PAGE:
SOFIA (Reuters) - Bulgaria's Socialists are drawing level with the center-right GERB party of former prime minister Boiko Borisov, according to an opinion poll, raising the possibility of prolonged uncertainty over formation of a government after Sunday's parliamentary election.
Tens of thousands of people took to the streets in the country of 7.3 million in anger over corruption, rising unemployment and high utility bills, prompting Borisov's resignation in February. The country has since been run by a caretaker government.
An opinion poll by the private Sova Harris agency put support for GERB at 20.9 percent, apparently hit by a wire tapping scandal that has implicated one of its senior members.
Sova Harris put the Socialists on 20.4 percent, and the split raises questions over governance of the European Union's poorest country, with 43 percent needed for a majority.
The previous Sova Harris poll, conducted in December and before Borisov's resignation, had GERB on 26 percent and the Socialists on 21 percent. The state funded NPOC last month put GERB at 23.6 and the Socialists at 17.7 percent.
GERB has promised to push ahead with austerity policies that, along with anger over corruption, a concern shared by the European Union, stirred this year's protests
The Socialists, for their part, have promised to create 250,000 jobs, bring unemployment down from an eight-year high and cut taxes for low earners.
GERB is opposed to any coalition deal and while the Socialists have previously worked with a smaller party, the ethnic Turkish MRF, the two together may still fall short of a majority.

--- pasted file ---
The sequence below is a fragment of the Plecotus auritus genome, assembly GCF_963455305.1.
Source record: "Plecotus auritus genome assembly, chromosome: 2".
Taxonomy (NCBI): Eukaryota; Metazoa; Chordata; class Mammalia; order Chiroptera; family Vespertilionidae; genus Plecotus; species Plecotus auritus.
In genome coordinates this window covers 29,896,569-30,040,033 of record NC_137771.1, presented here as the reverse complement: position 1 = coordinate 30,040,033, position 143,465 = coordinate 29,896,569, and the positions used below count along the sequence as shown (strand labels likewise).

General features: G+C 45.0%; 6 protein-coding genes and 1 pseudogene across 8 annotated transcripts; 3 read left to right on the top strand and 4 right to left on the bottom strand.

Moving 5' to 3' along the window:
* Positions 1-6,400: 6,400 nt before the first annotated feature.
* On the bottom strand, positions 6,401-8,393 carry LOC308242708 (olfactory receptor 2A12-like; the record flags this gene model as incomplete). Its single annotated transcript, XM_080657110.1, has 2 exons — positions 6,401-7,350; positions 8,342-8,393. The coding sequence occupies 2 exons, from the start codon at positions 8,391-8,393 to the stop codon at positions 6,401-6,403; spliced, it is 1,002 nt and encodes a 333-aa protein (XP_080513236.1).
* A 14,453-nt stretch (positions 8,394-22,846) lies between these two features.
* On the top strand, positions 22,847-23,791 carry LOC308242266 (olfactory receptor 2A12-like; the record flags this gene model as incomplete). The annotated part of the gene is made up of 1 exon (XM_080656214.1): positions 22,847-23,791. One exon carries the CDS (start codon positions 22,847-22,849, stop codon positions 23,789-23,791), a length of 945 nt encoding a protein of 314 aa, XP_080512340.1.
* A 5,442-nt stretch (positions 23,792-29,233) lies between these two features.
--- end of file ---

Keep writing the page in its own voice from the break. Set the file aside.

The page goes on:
A fourth party, the nationalist Attack, which has previously worked with GERB on an unofficial basis, should also enter parliament but its anti-EU, Roma and Turkish rhetoric might limit its appeal as a coalition partner.
"None of the political parties will be able to form its own government," said Sova Harris's director Vasil Tonchev.
The fall in GERB's fortunes appeared linked to accusations its second most senior politician Tsvetan Tsvetanov had allowed employees in his ministry to commit crimes involving tapping phones.
The poll, conducted between May 2 and May 7 among 1,200 people, showed 15.2 percent of respondents did not plan to vote and just over 16 percent were undecided, making the final division of parliamentary seats difficult to predict.
It showed MRF with 5.2 percent and Attack - the biggest beneficiary from the protests - on 4.0 percent, both beating a 4 percent threshold to enter parliament.
"People's dissatisfaction with the political class, the polarized political debate and intense competition between the parties are just some of the ingredients that make the 12 May elections a defining moment in Bulgaria's history," said Eoghan Murphy, an Irish parliamentarian leading the OSCE mission.
(Reporting by Angel Krasimirov)